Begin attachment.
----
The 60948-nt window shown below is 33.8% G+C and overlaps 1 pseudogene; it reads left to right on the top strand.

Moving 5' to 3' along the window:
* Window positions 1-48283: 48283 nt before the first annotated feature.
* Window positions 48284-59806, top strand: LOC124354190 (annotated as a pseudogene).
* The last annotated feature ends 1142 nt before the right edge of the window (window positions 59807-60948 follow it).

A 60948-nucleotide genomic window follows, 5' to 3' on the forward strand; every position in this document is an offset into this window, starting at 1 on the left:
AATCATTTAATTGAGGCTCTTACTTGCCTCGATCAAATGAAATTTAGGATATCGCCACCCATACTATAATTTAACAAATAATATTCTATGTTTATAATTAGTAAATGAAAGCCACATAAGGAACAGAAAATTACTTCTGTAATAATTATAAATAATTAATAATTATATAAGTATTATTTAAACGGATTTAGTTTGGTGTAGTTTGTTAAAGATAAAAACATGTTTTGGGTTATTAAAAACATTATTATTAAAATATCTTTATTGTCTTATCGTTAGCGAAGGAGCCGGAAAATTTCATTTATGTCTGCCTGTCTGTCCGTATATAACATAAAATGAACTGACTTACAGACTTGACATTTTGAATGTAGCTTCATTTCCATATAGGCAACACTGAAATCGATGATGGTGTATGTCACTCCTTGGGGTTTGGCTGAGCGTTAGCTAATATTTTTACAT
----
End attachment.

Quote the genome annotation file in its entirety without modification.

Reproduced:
The 60948-nt window shown below is 33.8% G+C and overlaps 1 pseudogene; it reads left to right on the top strand.

Moving 5' to 3' along the window:
* Window positions 1-48283: 48283 nt before the first annotated feature.
* Window positions 48284-59806, top strand: LOC124354190 (annotated as a pseudogene).
* The last annotated feature ends 1142 nt before the right edge of the window (window positions 59807-60948 follow it).

A 60948-nucleotide genomic window follows, 5' to 3' on the forward strand; every position in this document is an offset into this window, starting at 1 on the left:
AATCATTTAATTGAGGCTCTTACTTGCCTCGATCAAATGAAATTTAGGATATCGCCACCCATACTATAATTTAACAAATAATATTCTATGTTTATAATTAGTAAATGAAAGCCACATAAGGAACAGAAAATTACTTCTGTAATAATTATAAATAATTAATAATTATATAAGTATTATTTAAACGGATTTAGTTTGGTGTAGTTTGTTAAAGATAAAAACATGTTTTGGGTTATTAAAAACATTATTATTAAAATATCTTTATTGTCTTATCGTTAGCGAAGGAGCCGGAAAATTTCATTTATGTCTGCCTGTCTGTCCGTATATAACATAAAATGAACTGACTTACAGACTTGACATTTTGAATGTAGCTTCATTTCCATATAGGCAACACTGAAATCGATGATGGTGTATGTCACTCCTTGGGGTTTGGCTGAGCGTTAGCTAATATTTTTACAT